Pork & fennel meatball soup

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Serves 4-6


For the soup:
2 tbsp extra-virgin olive oil
1 onion, chopped
1 large celery stalk, chopped (see note)
1 carrot, peeled and chopped
2 large cloves of garlic, finely chopped
Salt and freshly ground pepper
1 x 400g tin of plum tomatoes, chopped
2 tsp sugar
200ml cream (regular or double)
400-600ml chicken stock
150g spaghetti, broken into little bits


For the meatballs:
3 tbsp extra-virgin olive oil
1 onion, finely chopped
1 large clove of garlic, crushed or finely
grated
2 tsp fennel seeds, toasted and ground (see
note)
450g minced pork
15g butter


To serve:
A couple of handfuls of finely grated
Parmesan
1 tbsp chopped parsley


  1. First, make the tomato soup. Place the olive oil in a saucepan over a medium heat and add the chopped onion, celery, carrot and garlic. Season with salt and pepper, cover with a butter wrapper or a piece of parchment paper, and the saucepan lid, then turn the heat down to low and cook for about 10-12 minutes, until the vegetables are tender, stirring every few minutes to prevent them sticking.
  2. Add the tomatoes and sugar, season with more salt and pepper, and cook over a
    medium to high heat, uncovered, for about 10 minutes, until the tomatoes are melted through the sauce. Add the cream and boil for 3 minutes, then take off the heat.
  3. Blend the sauce until completely smooth, then put back into the saucepan and add the stock to thin it out to the required consistency — you may want the soup a bit thicker, in which case just add 400-500ml of stock. Season to taste and set aside.
  4. To make the meatballs, place two tablespoons of the olive oil in a saucepan and add the finely chopped onion and garlic. Season with salt and pepper, then cook over a low heat, covered with a butter wrapper or a piece of parchment paper and the saucepan lid, until the onions are tender, about 10 minutes. Take off the heat, tip the onions into a mixing bowl and allow to cool.
  5. While the onions are cooling, toast the fennel seeds in a dry frying pan over a medium to high heat. Crush them well, then add to the onions. Add the minced pork and mix well. Season with salt and pepper, then pick off half a teaspoonful of the mixture and cook it in a frying pan with a little olive oil and taste to check for seasoning. Add more salt, pepper or ground fennel if necessary, then, when you’re happy with the flavour, shape the meatballs. Make each one about 25g in weight (like a large walnut in its shell) — you should get about 20. Set them aside.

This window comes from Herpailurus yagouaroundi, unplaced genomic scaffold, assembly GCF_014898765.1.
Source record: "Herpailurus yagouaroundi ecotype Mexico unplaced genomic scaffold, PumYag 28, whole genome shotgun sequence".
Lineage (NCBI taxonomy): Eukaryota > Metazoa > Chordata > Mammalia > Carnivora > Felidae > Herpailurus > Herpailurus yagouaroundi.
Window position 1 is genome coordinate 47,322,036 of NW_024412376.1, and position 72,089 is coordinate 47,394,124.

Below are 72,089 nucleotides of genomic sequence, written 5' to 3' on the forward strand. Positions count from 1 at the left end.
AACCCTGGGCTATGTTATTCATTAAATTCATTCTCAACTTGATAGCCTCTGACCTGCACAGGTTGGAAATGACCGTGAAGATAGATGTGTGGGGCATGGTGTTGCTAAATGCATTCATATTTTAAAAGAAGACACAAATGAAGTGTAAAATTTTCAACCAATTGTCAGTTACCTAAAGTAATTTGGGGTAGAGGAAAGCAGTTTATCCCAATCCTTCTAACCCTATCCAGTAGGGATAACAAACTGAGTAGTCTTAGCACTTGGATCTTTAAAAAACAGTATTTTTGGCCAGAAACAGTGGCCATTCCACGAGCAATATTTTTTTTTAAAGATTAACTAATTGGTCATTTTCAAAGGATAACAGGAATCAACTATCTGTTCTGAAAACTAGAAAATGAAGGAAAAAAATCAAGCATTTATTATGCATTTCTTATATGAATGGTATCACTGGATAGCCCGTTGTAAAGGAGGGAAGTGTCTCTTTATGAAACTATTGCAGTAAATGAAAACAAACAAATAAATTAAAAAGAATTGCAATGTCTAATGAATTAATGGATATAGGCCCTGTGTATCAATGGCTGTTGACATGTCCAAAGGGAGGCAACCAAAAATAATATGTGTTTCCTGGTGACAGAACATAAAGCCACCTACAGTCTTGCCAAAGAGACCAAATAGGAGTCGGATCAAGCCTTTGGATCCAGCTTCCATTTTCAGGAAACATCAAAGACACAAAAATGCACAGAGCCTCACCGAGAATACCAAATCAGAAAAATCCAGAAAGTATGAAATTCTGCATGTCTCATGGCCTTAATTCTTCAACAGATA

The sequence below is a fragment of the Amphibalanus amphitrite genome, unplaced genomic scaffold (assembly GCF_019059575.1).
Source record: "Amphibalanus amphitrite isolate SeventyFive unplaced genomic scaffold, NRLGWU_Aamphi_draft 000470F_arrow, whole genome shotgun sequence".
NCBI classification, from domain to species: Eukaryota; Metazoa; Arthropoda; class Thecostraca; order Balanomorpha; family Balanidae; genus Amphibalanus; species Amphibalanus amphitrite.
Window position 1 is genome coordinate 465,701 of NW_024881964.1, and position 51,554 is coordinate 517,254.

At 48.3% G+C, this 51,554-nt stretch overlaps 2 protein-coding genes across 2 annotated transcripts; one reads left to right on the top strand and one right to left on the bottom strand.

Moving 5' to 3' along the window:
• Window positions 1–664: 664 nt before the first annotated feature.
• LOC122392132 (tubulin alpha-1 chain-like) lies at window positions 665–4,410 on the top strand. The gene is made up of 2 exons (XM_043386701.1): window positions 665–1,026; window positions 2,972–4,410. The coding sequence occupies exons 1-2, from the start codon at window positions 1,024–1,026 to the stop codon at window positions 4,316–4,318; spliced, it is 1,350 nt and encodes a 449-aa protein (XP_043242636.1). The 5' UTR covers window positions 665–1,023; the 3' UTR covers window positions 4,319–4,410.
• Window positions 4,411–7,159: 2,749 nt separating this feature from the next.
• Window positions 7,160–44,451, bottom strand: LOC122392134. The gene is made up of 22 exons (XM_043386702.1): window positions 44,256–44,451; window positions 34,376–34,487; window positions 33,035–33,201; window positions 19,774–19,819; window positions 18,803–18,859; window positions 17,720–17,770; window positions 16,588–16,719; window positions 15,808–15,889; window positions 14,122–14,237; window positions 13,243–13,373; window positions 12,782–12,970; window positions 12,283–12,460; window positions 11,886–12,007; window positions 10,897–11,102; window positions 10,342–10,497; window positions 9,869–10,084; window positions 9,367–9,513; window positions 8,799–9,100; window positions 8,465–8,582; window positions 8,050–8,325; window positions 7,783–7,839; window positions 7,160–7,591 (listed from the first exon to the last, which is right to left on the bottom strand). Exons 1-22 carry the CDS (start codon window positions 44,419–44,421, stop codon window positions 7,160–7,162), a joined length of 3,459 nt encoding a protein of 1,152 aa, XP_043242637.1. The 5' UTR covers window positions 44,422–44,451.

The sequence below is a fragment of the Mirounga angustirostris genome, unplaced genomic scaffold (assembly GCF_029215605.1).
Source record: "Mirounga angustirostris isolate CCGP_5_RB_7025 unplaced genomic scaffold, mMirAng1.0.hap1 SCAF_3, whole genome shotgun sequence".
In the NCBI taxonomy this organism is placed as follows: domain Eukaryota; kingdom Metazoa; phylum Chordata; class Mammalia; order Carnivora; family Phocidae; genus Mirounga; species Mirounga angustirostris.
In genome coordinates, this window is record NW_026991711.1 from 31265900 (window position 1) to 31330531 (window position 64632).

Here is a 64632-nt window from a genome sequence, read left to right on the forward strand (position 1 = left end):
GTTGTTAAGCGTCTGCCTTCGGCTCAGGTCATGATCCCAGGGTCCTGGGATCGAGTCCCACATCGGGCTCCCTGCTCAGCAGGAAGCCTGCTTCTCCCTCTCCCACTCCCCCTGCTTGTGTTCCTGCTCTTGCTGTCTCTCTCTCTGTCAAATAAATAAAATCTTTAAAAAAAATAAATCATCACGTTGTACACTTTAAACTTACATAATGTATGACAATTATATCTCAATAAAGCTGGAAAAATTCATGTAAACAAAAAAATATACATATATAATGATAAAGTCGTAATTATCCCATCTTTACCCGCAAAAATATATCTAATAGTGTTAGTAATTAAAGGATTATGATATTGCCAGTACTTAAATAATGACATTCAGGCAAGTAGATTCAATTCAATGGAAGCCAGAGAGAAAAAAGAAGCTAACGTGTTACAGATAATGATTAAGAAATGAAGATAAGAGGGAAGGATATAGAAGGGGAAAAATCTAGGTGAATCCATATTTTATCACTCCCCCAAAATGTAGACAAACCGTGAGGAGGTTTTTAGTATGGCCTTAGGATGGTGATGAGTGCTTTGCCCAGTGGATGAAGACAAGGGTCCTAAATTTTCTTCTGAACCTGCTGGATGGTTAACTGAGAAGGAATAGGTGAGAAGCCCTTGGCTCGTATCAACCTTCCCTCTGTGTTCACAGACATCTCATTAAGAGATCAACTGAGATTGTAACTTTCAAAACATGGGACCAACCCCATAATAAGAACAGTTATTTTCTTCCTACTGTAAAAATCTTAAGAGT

6. When you’re ready to cook the meatballs, place a large frying pan on a medium heat and add the remaining olive oil and the butter (the butter helps the meatballs to brown
    really nicely). Once the butter has melted and foamed, add the meatballs and cook, tossing regularly, for about 8-10 minutes, until they are cooked through. Turn the heat down to low once they start to take on a golden hue.
  7. While the meatballs are cooking, cook the spaghetti. Bring a saucepan of water to the boil, add a good pinch of salt, then add the broken pasta. Stir and allow to cook for 6-8 minutes, until al dente, then drain.
  8. To serve, bring the tomato soup to steaming point and stir in the cooked pasta. Divide among bowls, then top with the meatballs and scatter finely grated Parmesan and chopped parsley over the top

Top tips:
  • When chopping the outer stalks of celery, it’s a good idea to peel away the tough
    fibrous layer on the outside.
  • To toast the fennel seeds, place them in a dry frying pan over a medium to high heat
    and cook for about a minute, until fragrant and a couple of shades darker. Tip them
    out of the pan immediately and crush, using an electric spice grinder or a pestle and
    mortar. You can use ready-ground fennel but it might not taste as fresh and fragrant, in
    which case use slightly more, to taste.
  • If the meatballs are not being cooked immediately, it’s essential that the onions cool
    completely before being added to the raw minced pork.
  • The meatballs can be made and frozen, then thawed and cooked, and the tomato soup
    can also be frozen. I like to tray-freeze the meatballs, which means I freeze them on a
    baking tray lined with parchment paper, then tip them into a box, cover with a lid and
    store in the freezer until they’re needed. That way, they won’t stick together